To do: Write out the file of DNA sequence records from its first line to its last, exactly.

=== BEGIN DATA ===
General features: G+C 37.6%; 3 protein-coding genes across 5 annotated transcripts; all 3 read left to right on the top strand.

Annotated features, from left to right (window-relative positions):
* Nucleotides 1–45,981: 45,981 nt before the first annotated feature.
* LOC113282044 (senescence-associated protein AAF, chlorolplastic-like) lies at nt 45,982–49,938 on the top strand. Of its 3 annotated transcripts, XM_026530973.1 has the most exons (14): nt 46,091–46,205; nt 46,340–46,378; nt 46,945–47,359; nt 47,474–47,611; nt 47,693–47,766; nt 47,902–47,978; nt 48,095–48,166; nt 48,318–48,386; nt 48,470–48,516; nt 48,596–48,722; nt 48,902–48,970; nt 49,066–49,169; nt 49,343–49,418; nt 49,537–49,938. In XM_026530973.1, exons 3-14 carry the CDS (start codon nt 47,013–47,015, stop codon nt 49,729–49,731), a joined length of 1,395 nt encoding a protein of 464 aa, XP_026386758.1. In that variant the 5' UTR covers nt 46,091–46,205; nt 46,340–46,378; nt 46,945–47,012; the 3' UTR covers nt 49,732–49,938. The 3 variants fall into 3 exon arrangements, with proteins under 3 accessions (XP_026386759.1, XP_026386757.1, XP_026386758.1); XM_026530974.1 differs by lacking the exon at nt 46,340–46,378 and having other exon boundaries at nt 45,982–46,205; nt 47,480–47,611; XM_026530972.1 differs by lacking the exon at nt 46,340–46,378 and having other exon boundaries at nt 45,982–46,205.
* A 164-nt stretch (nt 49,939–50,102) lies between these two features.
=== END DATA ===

General features: G+C 37.6%; 3 protein-coding genes across 5 annotated transcripts; all 3 read left to right on the top strand.

Annotated features, from left to right (window-relative positions):
* Nucleotides 1–45,981: 45,981 nt before the first annotated feature.
* LOC113282044 (senescence-associated protein AAF, chlorolplastic-like) lies at nt 45,982–49,938 on the top strand. Of its 3 annotated transcripts, XM_026530973.1 has the most exons (14): nt 46,091–46,205; nt 46,340–46,378; nt 46,945–47,359; nt 47,474–47,611; nt 47,693–47,766; nt 47,902–47,978; nt 48,095–48,166; nt 48,318–48,386; nt 48,470–48,516; nt 48,596–48,722; nt 48,902–48,970; nt 49,066–49,169; nt 49,343–49,418; nt 49,537–49,938. In XM_026530973.1, exons 3-14 carry the CDS (start codon nt 47,013–47,015, stop codon nt 49,729–49,731), a joined length of 1,395 nt encoding a protein of 464 aa, XP_026386758.1. In that variant the 5' UTR covers nt 46,091–46,205; nt 46,340–46,378; nt 46,945–47,012; the 3' UTR covers nt 49,732–49,938. The 3 variants fall into 3 exon arrangements, with proteins under 3 accessions (XP_026386759.1, XP_026386757.1, XP_026386758.1); XM_026530974.1 differs by lacking the exon at nt 46,340–46,378 and having other exon boundaries at nt 45,982–46,205; nt 47,480–47,611; XM_026530972.1 differs by lacking the exon at nt 46,340–46,378 and having other exon boundaries at nt 45,982–46,205.
* A 164-nt stretch (nt 49,939–50,102) lies between these two features.